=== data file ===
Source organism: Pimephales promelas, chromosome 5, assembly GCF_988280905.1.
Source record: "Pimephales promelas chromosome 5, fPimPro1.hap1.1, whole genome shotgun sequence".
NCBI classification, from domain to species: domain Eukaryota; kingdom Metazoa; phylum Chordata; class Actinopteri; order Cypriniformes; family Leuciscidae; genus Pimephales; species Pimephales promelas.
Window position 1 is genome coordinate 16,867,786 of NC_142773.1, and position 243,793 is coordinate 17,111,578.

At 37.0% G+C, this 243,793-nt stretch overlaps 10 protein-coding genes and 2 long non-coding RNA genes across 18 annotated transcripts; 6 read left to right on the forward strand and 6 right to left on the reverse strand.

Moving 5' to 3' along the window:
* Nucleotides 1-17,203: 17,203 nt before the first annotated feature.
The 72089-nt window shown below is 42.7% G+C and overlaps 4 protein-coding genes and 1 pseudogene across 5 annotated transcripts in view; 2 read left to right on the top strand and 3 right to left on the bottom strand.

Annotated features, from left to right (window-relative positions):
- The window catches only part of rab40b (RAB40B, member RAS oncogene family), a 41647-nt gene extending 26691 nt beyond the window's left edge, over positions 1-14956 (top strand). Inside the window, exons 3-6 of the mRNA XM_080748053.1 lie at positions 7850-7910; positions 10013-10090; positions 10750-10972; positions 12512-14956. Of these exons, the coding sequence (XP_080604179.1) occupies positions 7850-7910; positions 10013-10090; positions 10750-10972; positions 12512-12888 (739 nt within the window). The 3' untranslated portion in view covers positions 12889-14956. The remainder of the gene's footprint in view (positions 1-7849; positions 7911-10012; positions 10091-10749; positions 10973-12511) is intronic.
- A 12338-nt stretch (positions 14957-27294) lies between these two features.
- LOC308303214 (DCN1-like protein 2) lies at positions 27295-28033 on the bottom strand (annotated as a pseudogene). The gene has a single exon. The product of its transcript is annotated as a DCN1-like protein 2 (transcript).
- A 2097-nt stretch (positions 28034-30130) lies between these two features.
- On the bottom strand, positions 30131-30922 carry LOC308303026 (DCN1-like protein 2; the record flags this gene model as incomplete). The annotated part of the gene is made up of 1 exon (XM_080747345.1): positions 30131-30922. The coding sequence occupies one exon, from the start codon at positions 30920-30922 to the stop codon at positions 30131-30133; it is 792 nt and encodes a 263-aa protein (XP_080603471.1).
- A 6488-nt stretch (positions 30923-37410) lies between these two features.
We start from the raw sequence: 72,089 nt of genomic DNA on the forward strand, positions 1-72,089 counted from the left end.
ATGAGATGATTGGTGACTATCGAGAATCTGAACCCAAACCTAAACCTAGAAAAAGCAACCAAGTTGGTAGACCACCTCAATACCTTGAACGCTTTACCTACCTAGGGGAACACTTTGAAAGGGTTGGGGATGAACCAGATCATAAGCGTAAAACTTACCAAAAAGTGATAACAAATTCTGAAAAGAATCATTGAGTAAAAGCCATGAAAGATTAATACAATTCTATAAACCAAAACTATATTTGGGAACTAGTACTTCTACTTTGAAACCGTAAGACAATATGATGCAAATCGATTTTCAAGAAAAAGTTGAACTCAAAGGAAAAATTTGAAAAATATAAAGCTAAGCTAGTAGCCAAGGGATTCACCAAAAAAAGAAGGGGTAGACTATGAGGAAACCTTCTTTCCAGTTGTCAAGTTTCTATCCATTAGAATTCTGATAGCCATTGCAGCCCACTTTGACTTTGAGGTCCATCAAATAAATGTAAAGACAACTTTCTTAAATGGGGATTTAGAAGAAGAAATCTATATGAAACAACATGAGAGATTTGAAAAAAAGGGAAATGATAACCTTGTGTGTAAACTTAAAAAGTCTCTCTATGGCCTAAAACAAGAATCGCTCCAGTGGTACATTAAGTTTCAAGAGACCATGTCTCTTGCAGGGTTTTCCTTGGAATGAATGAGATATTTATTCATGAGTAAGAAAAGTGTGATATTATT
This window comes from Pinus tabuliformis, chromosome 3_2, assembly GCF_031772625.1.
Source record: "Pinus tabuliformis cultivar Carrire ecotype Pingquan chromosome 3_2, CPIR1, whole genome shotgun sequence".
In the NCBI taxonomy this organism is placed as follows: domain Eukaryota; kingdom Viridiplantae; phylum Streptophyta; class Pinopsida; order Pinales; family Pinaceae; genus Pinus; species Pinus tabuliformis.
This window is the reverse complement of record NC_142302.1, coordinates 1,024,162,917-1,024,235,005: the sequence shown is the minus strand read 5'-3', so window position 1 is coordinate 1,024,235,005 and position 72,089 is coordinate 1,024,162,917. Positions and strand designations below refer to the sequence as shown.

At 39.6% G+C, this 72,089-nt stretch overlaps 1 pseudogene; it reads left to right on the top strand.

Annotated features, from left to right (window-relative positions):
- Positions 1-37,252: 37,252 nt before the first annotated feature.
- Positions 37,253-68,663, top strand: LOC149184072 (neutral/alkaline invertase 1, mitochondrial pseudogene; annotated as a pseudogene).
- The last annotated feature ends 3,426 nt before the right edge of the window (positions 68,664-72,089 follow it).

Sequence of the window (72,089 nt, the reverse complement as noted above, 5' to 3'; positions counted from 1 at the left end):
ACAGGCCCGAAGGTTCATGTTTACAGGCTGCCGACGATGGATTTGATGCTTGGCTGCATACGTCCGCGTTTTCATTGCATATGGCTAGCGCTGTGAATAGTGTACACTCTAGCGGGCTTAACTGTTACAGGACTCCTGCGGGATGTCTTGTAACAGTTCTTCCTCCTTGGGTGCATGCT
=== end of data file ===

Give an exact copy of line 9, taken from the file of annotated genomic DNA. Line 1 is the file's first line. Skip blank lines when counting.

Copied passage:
Annotated features, from left to right (window-relative positions):